Paul and the Faithfulness of God: Christian Origins and the Question of God. By N. T. Wright. 2 vols. Minneapolis: Fortress, 2013. Xv + 1,696 pp., $89.00 paper.

N. T. Wright continues to be amazingly productive. In this two volume work on Paul, Wright, resumes his multi-volume work on “Christian Origins and the Question of God.” The book is divided into four parts. Wright begins by exploring the religious, social, political, and cultural world in which Paul lived (chapters 1-5). He then investigates the worldview of Paul, focusing on symbol and praxis (chapters 6-8). The third part zeroes in on Paul’s the­ology under the themes of monotheism, election, and eschatology (chapters 9-11). Finally, he considers how Paul’s theology interfaces with both the Greco-Roman and Jewish world of his day (chapters 12-15). The last chap­ter discusses Paul’s aims and intentions (chapter 16).

Another angle on the plan of the book helps us to see what Wright is try­ing to accomplish. Paul’s worldview (chapters 6-8) precedes the explication of his theology (chapters 9-11), since Wright believes that Paul’s theology flowed from his worldview. In addition, chapters 12-15 return to the dis­cussion of the historical, cultural, social, and religious world discussed in chapters 2-5. In these final chapters, Wright unpacks how Paul’s theology relates to its first century context. Wright’s work is grounded in history. He has no patience for those who attempt to do Pauline theology apart from the historical context of the day, and in this he is exactly right.

A short review cannot do justice to Wright’s contribution, and I will pick up on a few items of interest. The book is launched with a fascinating discus­sion of Philemon, comparing Paul’s perspective on the runaway Onesimus with Pliny’s response to the runaway slave of Sabinianus. What is particular­ly striking is how Paul’s response differs from Pliny’s, and we are introduced to Paul’s theology as he encounters a practical situation in everyday life. One cannot read this chapter without being struck anew with Wright’s creativity and genius. In some ways the whole of the book is in this first chapter, for we see, according to Wright, how Paul’s theology explains and sustains his worl­dview. The symbolic praxis at the heart of Paul’s worldview was the unity of the people of God, and hence Paul exhorted Philemon to be reconciled to Onesimus, for they were brothers in the same family.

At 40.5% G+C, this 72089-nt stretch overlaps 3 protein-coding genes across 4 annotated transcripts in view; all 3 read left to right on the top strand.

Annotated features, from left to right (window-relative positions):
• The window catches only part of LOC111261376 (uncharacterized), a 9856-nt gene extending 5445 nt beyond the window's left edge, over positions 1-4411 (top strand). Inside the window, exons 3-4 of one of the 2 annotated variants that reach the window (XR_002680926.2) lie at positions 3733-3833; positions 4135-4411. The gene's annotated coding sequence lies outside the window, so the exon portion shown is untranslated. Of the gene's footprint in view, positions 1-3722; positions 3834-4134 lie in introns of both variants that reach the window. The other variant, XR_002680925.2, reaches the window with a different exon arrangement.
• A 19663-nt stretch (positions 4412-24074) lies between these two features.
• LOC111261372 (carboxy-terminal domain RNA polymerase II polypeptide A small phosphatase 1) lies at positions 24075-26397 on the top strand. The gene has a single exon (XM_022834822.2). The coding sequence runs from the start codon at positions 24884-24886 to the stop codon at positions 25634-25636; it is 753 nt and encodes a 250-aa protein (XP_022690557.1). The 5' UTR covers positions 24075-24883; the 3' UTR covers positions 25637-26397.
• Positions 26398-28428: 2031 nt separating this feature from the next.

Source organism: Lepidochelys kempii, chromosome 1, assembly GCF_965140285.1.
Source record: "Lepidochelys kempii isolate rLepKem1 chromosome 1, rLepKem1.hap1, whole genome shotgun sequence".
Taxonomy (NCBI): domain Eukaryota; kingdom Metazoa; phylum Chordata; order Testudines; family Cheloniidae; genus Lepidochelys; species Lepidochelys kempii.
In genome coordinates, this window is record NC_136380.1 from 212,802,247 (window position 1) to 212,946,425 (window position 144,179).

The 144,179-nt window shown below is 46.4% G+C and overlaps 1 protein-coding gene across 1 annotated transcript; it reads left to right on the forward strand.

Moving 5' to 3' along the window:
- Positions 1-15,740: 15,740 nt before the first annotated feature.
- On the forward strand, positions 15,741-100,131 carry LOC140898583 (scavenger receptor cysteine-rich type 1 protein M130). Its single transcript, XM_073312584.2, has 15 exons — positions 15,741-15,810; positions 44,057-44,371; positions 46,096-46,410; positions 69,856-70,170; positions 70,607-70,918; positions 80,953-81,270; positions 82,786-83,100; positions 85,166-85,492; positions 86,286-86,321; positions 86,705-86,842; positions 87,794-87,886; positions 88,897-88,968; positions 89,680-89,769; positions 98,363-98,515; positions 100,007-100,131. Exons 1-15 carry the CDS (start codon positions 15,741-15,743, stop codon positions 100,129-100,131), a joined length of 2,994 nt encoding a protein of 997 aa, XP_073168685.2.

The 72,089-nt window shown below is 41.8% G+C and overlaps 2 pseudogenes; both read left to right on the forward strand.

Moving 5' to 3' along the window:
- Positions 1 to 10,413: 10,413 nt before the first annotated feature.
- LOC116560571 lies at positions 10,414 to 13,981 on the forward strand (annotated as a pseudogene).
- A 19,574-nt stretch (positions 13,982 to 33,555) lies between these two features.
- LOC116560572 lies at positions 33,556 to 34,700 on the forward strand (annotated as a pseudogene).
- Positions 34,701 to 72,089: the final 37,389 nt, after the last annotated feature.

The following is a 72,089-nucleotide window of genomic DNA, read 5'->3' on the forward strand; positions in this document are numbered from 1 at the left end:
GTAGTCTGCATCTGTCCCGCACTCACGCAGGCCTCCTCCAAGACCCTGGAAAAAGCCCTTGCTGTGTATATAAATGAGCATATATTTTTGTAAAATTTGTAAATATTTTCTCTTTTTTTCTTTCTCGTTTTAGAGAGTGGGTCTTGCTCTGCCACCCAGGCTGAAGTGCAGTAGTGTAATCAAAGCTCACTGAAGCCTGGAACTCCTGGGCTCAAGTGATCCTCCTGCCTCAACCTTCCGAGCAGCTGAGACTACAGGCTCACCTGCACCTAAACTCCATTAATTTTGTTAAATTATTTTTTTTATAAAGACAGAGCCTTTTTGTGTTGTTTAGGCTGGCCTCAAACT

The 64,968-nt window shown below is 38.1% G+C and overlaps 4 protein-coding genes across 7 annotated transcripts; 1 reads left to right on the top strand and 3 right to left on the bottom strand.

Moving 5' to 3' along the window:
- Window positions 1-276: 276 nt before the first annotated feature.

What were the symbols and praxis in Paul’s world? The Jews focused on Temple, Torah, land, family, zeal, prayer, and scripture. The boundary mark­ers of Sabbath, circumcision, and food laws separated them from Gentiles. All of these matters were reconfigured and redrawn by Paul: the temple was the people of God, the land pointed toward the new creation, the family of Abraham consisted of both Jews and Gentiles and the boundary markers of the Torah which separated Jews from Gentiles were no longer in force. Ev­erything was shaped by Paul’s monotheism which included Jesus Christ in the identity of God, by the election of both Jews and Gentiles in the church of Jesus Christ, and by the hope for a new creation.

When it came to the pagan world, Paul taught that idols were dehu­manizing and robbed human life of its fullness. Even though Paul does not mention the Roman Empire specifically, his focus on the one God, on his rule over the world in Jesus, on Jesus as the true son of God and on the church as the true Israel, subverted the pretensions of empire. In particu­lar, the church in its holiness, unity, and witness stands out as the central symbol of Paul’s thought. Paul trumpeted the one family of God, the true temple in the world.

Paul needed to do theology, says Wright, because his worldview was rad­ically different from both Jews and pagans. Wright unpacks Paul’s theolo­gy under the themes of monotheism, election, and eschatology, reworking each theme in relationship to Jesus as Messiah and the Spirit. Wright main­tains that the common polarities in Pauline theology are integrated when we rightly grasp the narrative and story characterizing his thought, and thus apocalyptic should not be played off against salvation history, nor is the forensic opposed to the transformational and participatory. Wright rightly opposes false dichotomies here. All these themes fit into the larger story of Paul’s covenant theology. Paul believed his theology or philosophy was superior to paganism because it truly led to human flourishing, and Jesus’s lordship put the lie to Caesar’s claim to be the world’s true lord.

Much discussion has poured forth on Paul’s understanding of the human dilemma. Did the plight precede the solution, or did Paul see the solution and then argue for the plight? Wright says there is truth in both notions. Certainly Paul already saw a problem since the promises were not fulfilled and Israel was still in exile. Clearly something was wrong in Israel. At the same time, Paul’s recognition on the Damascus Road that Jesus was the cruci­fied Messiah provoked him to reassess the plight of Israel. He now perceived in a deeper and more profound way that Israel was also in Adam, that Israel was also captive to the power of sin.

If Israel was as bad off as the Gentiles, if it too was vitiated by idolatry and self-serving, what becomes of Israel’s election, of God’s promise that Israel would be the means by which the world is transformed? In using the word election the focus is on the purpose of Israel’s election, the promise that Israel would be the means of blessing for the entire world. Abraham, in other words, was called to undo the curses introduced into the world by Adam. As God’s elect and saved people, Israel was to be a blessing to the world. What God commanded Adam to do was promised to Abraham. Here I demur a bit from what Wright says, for the story of Israel shows that Israel would not and could not be the means of the world’s blessing. Perhaps there is some common ground in that Jesus Christ is the true Israel, and he is the answer to the human dilemma.